Skip to main content

Real-time incidents

After adding automated secrets detection to your repositories, you need to establish precise remediation processes for the real-time incidents that the GitGuardian Internal Monitoring platform will raise.

At this stage, you will have to determine:

  • Which team/role is responsible for remediating the incidents. Which team/role will be held accountable for the open incidents.
  • Which team/role to consult during the remediation process (e.g. DevOps engineers might have to intervene to avoid service outages while rotating secrets).
  • How much autonomy/trust you are willing to give developers for incident remediation.

At GitGuardian, we believe developers should be front-and-center when it comes to remediating incidents they are responsible for. To bring your security teams and developers together, GitGuardian Internal Monitoring suggests two options:

  • The first one is to provide external access to incidents a developer is involved in.
  • The second one requires the developer to sign up to GitGuardian and join your workspace to view their incidents in-app. Both options rely on what we call Playbooks. These are process flows running a series of automated jobs without the manual intervention of your security or software engineers.

Option 1. Using the dev-in-the-loop feature to provide external access#

You can automate the incident sharing process with the developers involved using the auto-healing playbook. Whenever a new incident is detected, GitGuardian will send an email with a unique link to the developer to view the incident details on a standalone (external) page.

You can also choose which options to apply to the sharing link:

  • Feedback collection option: the ability for the developer to submit feedback on the incident on the external page.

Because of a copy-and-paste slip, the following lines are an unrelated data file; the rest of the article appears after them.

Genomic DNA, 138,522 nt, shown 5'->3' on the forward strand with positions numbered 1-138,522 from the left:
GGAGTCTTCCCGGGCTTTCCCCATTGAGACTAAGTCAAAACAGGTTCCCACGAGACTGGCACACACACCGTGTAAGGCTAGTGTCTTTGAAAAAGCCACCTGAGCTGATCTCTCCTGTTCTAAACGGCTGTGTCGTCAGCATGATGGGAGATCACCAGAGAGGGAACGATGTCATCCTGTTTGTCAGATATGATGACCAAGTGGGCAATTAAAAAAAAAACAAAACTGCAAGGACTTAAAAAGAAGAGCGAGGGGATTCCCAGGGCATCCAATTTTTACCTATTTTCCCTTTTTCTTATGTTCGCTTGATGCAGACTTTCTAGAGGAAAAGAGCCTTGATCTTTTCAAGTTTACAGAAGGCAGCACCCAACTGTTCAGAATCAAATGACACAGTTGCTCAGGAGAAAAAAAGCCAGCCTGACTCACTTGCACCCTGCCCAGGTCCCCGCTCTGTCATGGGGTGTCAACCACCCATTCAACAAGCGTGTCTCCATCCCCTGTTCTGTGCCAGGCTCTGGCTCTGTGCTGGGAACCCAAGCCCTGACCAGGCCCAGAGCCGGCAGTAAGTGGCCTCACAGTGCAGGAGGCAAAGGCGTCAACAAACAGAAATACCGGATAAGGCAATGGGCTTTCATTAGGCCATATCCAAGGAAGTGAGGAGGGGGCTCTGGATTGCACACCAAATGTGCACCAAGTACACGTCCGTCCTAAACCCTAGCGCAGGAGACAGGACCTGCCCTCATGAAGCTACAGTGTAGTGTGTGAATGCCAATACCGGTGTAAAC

• Auto-healing option: the ability for the developer to resolve or ignore the incident on the external page.

In the early stages of the rollout, security teams will likely have to go all out when it comes to verifying the progress of developers on remediation – the feedback collection option is helpful here. This option provides security teams with more context about incidents but leaves taking care of the resolution to their members.

As both teams advance and become more comfortable with their collaboration and remediation processes, we recommend security teams embrace the trust but verify principle. In the long run, we advise that developers are empowered to resolve their incidents with as little intervention as possible from security teams – the auto-healing option is useful here.

Option 2. Inviting developers to join your workspace#


SSO authentication needs to be activated on your workspace for this scenario to function. You are also responsible for sending the SSO login URL to your team members ahead of the rollout.

You can automate the process of giving access to incident details in the GitGuardian dashboard for members with a Restricted role (usually reserved for developers) thanks to the auto-access granting playbook.

GitGuardian will automatically give the Restricted user access to the incident details page in the dashboard by matching the commit author email against the dashboard user email. To abide by the principle of least privileges, Restricted users can only get access to their incidents in the dashboard. Restricted users cannot view the incidents of their teammates unless they are given access by a workspace Manager (usually reserved for technical security leads or development leads).

Going with one or another depends on how close you want to pull your developers towards the remediation process. You can start with the external access option to explore how security and development teams should work together. Over time, you should consider migrating to the second option, where developers are part of your GitGuardian workspace.

We believe this option is more valuable for the following reasons:

  • The auto-access granting playbook is not only for real-time incidents. It also applies to all historical incidents the developer committed before implementing GitGuardian. This playbook will be practical for Step 3. Remediating historical incidents (see below).
  • Technical Security Leads will be able to track the progress of each developer on their incidents’ remediation and notify them directly in the dashboard when needed.
  • Developers with access to the dashboard can generate Personal Access Tokens to use ggshield CLI and implement secret scanning at the pre-commit level.